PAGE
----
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Perdue sides with Jekyll developers
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During a pre-legislative session stop in Brunswick last week, Georgia Gov. Sonny Perdue said he supports plans to revitalize Jekyll Island and rebuffed opponents' charges that development would make visits to the state-owned resort too expensive and limited access for residents.
The governor said the $441 million redevelopment plan proposed by Linger Longer Communities to redevelop the state's "playground for the public" would not interfere with access, despite the claims of top opponent, Rep. Jeff Chapman (R-Brunswick).
"The condos and hotels that they want to build are in the area where people now have access to parking and can go to the beach at high tide, (where) there still is a beach. They're proposing to shove the people back and have on-street parking a mile away," Chapman recently told reporters. "I think that is unhealthy and I don't think it is in the best interest of people who want to enjoy their public beach on Jekyll Island."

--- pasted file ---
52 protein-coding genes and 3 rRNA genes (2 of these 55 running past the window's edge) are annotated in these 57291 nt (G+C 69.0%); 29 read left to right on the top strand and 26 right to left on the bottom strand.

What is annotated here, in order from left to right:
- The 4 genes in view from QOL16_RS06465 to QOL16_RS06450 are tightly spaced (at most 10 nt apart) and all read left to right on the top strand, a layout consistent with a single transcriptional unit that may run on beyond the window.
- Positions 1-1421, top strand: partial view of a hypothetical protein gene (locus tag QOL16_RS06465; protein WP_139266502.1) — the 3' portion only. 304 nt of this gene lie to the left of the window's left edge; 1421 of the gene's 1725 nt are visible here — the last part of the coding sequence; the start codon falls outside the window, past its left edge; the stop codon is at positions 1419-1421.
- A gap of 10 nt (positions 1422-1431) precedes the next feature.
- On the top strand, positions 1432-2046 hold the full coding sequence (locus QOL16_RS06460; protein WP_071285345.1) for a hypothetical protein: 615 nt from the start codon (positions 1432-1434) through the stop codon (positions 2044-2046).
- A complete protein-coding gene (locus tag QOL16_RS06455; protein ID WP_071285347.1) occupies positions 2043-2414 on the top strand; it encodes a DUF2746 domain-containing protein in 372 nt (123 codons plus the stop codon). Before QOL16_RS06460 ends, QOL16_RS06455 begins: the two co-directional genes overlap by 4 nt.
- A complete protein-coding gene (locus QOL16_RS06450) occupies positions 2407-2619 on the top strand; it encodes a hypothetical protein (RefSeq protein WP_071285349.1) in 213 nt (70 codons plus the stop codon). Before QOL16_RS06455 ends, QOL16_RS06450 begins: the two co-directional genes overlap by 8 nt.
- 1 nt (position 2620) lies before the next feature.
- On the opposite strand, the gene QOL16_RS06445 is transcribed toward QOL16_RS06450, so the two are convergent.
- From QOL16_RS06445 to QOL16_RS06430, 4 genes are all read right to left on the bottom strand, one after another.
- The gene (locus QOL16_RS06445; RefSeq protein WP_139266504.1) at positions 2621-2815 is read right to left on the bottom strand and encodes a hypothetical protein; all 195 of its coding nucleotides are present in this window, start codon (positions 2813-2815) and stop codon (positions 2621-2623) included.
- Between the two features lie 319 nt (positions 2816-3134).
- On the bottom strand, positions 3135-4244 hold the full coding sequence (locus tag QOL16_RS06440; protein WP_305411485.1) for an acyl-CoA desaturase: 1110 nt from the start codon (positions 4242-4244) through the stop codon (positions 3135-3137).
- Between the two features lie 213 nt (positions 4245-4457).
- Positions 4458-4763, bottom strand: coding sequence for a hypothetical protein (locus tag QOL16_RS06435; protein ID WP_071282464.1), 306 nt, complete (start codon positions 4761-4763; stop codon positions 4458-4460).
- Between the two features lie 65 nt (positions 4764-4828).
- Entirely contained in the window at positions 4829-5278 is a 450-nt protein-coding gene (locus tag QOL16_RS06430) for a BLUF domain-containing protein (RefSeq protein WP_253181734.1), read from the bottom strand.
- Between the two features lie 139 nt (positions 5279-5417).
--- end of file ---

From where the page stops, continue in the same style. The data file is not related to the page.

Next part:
Perdue responded during a press conference at the Brunswick Golden Isles Airport, "It's not the intent of anyone, certainly not mine, to limit anyone's access to public beaches."
Linger Longer Communities was chosen by the Jekyll Island Authority in September to revive interest in the island, following a six-year decline in visits, which hindered the authority's ability to reinvest in maintenance on the island's facilities.
The Greensboro development firm has proposed building a new convention center linked to a 400-room convention hotel and an economy and a mid-scale hotel on 45 acres that is about one percent of the total acreage of the island.
A mixed-use town center that will provide shopping and dining on the ground floor with vacation rental units in the upper levels is also planned.
The move to such upscale surroundings on Jekyll has caused challengers to contend the JIA is purposefully appealing to upper-income individuals, but Perdue said the plans he's seen "will keep Jekyll affordable for the average Georgian."
He added the development will not "do anything to disturb the natural habitats and water resources of Jekyll Island," a shot at conservationists who have questioned the project's environmental friendliness.
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